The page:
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Brainteaser: Can an iPad Game Detect Alzheimer's?

Pfizer is testing a mobile game's ability to spot and track Alzheimer's.

Courtesy: Akili Interactive Labs

Pfizer wants to find out if an iOS game can detect and track the development of Alzheimer’s disease.

The pharmaceutical giant has struck a deal with therapeutic game developer Akili Interactive Labs to test whether Project:EVO, which runs on iPhones and iPads, can discern cognitive differences in healthy older adults at risk of developing the disease. The agreement will be announced Thursday morning.

Depending on the results, the game could be used to spot early signs of Alzheimer’s and measure response to treatment. As far as Akili knows, it’s the first time a pharmaceutical company has tested a video game’s ability to identify signs of disease.

Researchers at the Gazzaley Lab at the University of California, San Francisco first developed the underlying mechanics in Project:EVO for NeuroRacer, a video game that required players to steer around a track while shooting down road signs. A study found that the multitasking strains of the challenges actually improved working memory and sustained focus among the elderly — and that the cognitive gains persisted for months.

Scientists considered the results a step forward in efforts to reinvigorate aging brains, setting up guideposts for future research in the field. The study made the cover of the journal Nature, under the banner headline “Game Changer.”

UCSF lab director Adam Gazzaley, a neuroscientist long focused on technology’s positive and negative impacts on the brain, co-founded Akili in late 2011 to help translate his research findings into medical products.

“I wanted it to leave the lab and go into industry,” he said.

The original design team for NeuroRacer included several gaming developers from LucasArts Entertainment, including Matthew Omernick, who worked on the Stars Wars: The Force Unleashed franchise. He subsequently joined Akili as executive creative director and worked with another LucasArts alum, Adam Piper, to design the next generation of the concept. Project:EVO incorporates slicker graphics, advanced gaming features and additional scientific tools.

“It’s a way more playable and enjoyable game,” Gazzaley said.

Check out the video interview with Adam Gazzaley below for more on why he started working on NeuroRacer:

Under the agreement announced Thursday, Pfizer will evaluate about 100 healthy elderly individuals both with and without amyloid in their brains, the main component of brain plaques and a risk factor for developing Alzheimer’s.

Essentially, researchers will be looking for specific differences in performance and improvement between the two populations over the course of a month. The game, and thus the results, adjusts for each person’s baseline video gaming playing abilities.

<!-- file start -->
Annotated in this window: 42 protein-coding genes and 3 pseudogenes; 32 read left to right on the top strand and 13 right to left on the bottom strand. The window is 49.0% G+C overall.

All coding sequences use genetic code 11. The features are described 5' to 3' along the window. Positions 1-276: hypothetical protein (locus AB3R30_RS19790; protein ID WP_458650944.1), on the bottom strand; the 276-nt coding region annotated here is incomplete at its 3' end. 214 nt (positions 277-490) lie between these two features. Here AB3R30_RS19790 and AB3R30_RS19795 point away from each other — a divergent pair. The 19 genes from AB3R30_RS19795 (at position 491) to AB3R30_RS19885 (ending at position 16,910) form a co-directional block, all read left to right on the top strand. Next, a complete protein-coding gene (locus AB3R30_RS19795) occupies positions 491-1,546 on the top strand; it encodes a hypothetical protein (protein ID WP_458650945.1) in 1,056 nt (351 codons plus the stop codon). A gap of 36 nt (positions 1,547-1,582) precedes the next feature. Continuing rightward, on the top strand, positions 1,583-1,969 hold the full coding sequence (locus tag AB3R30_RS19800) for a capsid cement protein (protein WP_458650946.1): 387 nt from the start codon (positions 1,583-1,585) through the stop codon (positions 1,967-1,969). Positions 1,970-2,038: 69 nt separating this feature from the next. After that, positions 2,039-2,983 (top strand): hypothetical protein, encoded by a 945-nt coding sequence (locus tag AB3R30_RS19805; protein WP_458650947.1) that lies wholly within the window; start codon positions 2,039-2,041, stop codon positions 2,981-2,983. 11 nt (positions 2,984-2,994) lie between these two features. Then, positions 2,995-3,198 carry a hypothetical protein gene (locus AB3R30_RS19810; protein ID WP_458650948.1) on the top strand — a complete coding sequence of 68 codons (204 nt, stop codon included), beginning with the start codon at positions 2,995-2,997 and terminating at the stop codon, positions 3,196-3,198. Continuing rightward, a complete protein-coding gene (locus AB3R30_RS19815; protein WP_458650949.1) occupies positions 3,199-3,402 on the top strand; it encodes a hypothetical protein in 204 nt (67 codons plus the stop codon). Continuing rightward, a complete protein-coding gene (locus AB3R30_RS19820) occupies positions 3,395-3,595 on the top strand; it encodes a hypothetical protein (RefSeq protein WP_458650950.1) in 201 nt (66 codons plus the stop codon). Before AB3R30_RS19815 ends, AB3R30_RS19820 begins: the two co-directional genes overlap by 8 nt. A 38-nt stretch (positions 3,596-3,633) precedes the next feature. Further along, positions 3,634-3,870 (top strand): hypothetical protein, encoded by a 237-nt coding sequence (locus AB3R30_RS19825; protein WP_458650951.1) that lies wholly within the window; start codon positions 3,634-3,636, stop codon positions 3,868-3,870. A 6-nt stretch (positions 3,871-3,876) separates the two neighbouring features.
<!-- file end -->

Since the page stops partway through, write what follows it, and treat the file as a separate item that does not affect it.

They hope that specific performance characteristics can be used as a “biomarker,” or early indication of Alzheimer’s, which could among other things help in identifying at-risk populations for future clinical trials and drug development.

“There is no good cognitive signature, a symptom if you will, for someone who is healthy but has a strong risk of developing Alzheimer’s,” said Eddie Martucci, vice president of research and development at Boston-based Akili.

In addition, performance could serve as a “clinical endpoint,” a benchmark that allows doctors to evaluate how a patient responds to treatment and adjust accordingly.

It won’t be evaluated in this clinical trial, but since the earlier game helped to improve focus and memory, there’s also the potential in the long term to use Project:EVO as part of a therapy regimen. The game is not commercially available in Apple’s App Store at this point.

In the last year, Akili has raised $7 million through direct investments, grants and partnerships that covered the cost of some of the company’s studies, which is how the Pfizer deal was structured.

Akili also revealed an earlier direct investment from Shire, which makes and holds patents for Adderall, a drug used to treat attention deficit hyperactivity disorder.

Shire is working with the company to test the game’s potential for patients with ADHD. Meanwhile, Akili is conducting separate clinical trials exploring Project:EVO’s effect on those with depression, autism and other medical conditions.

“We think this is an emerging field and we want to be the leaders in it,” Martucci said. “We’re making a new type of product: Mobile video games that can be mainstream medical tools.”

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